Harbor porpoise calls tracked near Fort Worden with 'C-Pod' device
Pacific Biodiversity Institute
A Puget Sound harbor porpoise breaches.
Pacific Biodiversity Institute
The C-Pod underwater listening device before it is deployed in the Salish Sea off Port Townsend to record the sounds of harbor porpoises.
By Joe Smillie
Peninsula Daily News
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The Port Townsend Marine Science Center is working with the Winthrop-based Pacific Biodiversity Institute to track a seemingly-recovering population of harbor porpoises.
The marine life organizations placed a high-tech sonar monitor called a C-Pod under the water off the Fort Worden shoreline last month, a de facto microphone tuned in to hear the porpoises' calls.
“There hasn't been as much research in them or interest in them because they are a bit shy. They're not as social or active as orcas,” said Jean Walat, the marine science center's program director.
The biodiversity institute seeks to assess the population of harbor porpoises.
Aileen Jeffries, who is managing the project for the Pacific Biodiversity Institute, said the porpoises were seen regularly up into the 1950s, but were then reported by many area newspapers as extinct in the 1990s.
“We hope they're coming back. That's what we're trying to determine,” Jeffries said.
The Puget Sound Partnership, the agency leading cleanup efforts of the Washington waterway, considers the harbor porpoise a sentinel species — a recovery of the population could be related to a cleaner Puget Sound.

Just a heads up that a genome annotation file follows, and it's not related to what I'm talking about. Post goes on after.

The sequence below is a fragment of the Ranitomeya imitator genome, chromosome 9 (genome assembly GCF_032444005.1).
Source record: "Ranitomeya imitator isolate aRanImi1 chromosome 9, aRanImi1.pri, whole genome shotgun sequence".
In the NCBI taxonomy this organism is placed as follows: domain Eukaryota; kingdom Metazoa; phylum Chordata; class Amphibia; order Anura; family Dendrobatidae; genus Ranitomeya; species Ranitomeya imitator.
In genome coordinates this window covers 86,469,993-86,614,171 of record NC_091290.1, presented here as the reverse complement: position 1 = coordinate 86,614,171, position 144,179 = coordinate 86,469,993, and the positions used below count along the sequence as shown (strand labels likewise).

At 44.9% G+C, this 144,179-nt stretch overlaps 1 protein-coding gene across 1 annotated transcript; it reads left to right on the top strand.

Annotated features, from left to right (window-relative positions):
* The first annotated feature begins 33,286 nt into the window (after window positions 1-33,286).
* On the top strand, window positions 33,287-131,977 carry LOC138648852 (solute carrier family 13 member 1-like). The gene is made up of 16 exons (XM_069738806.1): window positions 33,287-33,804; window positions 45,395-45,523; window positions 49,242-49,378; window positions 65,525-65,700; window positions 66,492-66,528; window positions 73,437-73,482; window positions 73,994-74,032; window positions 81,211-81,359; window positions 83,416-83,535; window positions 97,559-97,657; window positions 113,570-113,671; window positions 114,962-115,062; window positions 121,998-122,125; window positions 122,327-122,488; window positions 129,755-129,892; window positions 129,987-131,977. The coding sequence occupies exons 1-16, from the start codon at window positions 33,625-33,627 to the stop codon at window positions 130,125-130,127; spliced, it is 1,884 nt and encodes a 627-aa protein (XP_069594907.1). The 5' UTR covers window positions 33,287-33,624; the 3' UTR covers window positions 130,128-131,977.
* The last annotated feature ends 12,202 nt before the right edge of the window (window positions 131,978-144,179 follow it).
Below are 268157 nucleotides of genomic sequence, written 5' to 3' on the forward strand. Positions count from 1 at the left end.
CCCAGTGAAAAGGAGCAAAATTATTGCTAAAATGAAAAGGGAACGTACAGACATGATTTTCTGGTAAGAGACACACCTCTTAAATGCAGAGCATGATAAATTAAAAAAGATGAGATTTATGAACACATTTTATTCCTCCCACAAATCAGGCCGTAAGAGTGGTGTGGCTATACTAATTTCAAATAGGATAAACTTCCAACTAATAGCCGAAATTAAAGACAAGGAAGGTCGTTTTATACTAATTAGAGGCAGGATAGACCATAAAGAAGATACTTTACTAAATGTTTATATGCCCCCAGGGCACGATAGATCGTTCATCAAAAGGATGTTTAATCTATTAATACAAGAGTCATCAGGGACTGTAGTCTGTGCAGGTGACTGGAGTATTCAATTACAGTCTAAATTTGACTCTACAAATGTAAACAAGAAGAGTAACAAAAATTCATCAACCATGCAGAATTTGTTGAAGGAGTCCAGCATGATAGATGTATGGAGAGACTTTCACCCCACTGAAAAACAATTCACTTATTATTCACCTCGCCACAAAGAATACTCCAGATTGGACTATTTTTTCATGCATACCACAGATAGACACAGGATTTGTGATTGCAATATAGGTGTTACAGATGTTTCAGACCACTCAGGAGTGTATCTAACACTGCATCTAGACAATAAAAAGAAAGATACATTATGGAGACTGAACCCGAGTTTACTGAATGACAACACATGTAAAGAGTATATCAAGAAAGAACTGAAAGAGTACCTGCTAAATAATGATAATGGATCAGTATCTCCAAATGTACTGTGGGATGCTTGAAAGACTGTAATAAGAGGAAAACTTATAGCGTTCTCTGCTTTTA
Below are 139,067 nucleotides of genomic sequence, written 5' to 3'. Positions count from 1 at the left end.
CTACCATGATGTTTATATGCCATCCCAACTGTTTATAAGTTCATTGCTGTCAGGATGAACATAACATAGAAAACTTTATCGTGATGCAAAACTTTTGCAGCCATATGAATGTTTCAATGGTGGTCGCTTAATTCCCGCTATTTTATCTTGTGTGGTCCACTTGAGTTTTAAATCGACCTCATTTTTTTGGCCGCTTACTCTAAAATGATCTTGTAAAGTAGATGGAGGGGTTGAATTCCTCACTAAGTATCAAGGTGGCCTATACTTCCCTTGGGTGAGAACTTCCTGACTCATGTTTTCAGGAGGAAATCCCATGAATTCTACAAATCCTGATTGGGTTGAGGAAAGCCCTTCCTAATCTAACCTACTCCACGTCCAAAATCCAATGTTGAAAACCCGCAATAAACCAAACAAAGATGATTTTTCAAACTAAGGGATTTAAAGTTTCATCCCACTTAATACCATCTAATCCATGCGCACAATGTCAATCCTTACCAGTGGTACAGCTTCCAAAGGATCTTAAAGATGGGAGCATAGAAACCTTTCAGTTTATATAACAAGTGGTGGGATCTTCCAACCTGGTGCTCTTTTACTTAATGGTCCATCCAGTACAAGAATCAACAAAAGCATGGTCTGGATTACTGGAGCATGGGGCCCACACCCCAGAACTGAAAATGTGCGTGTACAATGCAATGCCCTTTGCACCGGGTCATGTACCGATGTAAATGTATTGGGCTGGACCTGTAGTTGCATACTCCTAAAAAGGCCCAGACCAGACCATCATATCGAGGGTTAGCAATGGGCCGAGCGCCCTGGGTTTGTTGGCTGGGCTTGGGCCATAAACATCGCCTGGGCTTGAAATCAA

“Because our resident harbor porpoises don't migrate beyond the Salish Sea, they can provide valuable information on the health of our local waters,” said Chrissy McLean, program coordinator for the marine science center.
“They're an important piece in the food web in Puget Sound,” Walat said.
“They soak up a lot of toxics and eat up fish. So if they're doing well, the Sound is doing pretty well.”
Though the National Oceanic and Atmospheric Administration is supposed to take stock of the porpoise population every three to five years, Jeffries said a lack of funding has kept the agency from doing so for the past 10 years.
Pacific Biodiversity Institute has been using acoustic monitors and volunteer spotters to track porpoises in Burrows Pass near Anacortes since 2011.
In addition to the Port Townsned monitor, the institute also placed a C-Pod in Rosario Strait off Cypress Island.
The monitors are aimed at defining the porpoises' territory, which is believed to reach as far south as Nisqually.
The C-Pod acts much like a game camera, Jeffries said, clicking on when it picks up the sound of a porpoise.
It then records the sound and stores it until crews retrieve it every few months.
The porpoise communicates with a sonar frequency in the range of 120 to 140 kilohertz, well above the 100 khz orcas use to communicate.
“So the porpoise adaptation is a predator-prey sort of thing. So they're echolocating where orcas can't hear,” Jeffries said.
“If I was a porpoise, I'd do the same thing.”
Port Townsend Marine Science Center has hydrophones set up at its marine exhibit that allows visitors to push a button to listen to orcas and other mammals communicating underwater.
The science center also is looking to put together a volunteer network for people to watch for porpoises from the Fort Worden bluffs and record spottings.
“We feel pretty sure we're going to be doing that in June,” Walat said.
“We just need to make sure we can come up with the funding to put together a coordinated network.”
For more on the project, see the Pacific Biodiversity Institute's website at pacificbio.org.
For more on the Port Townsend Marine Science Center, see ptmsc.org.
Sequim-Dungeness Valley Editor Joe Smillie can be reached at 360-681-2390, ext. 5052, or at email@example.com.
Last modified: February 09. 2014 6:22PM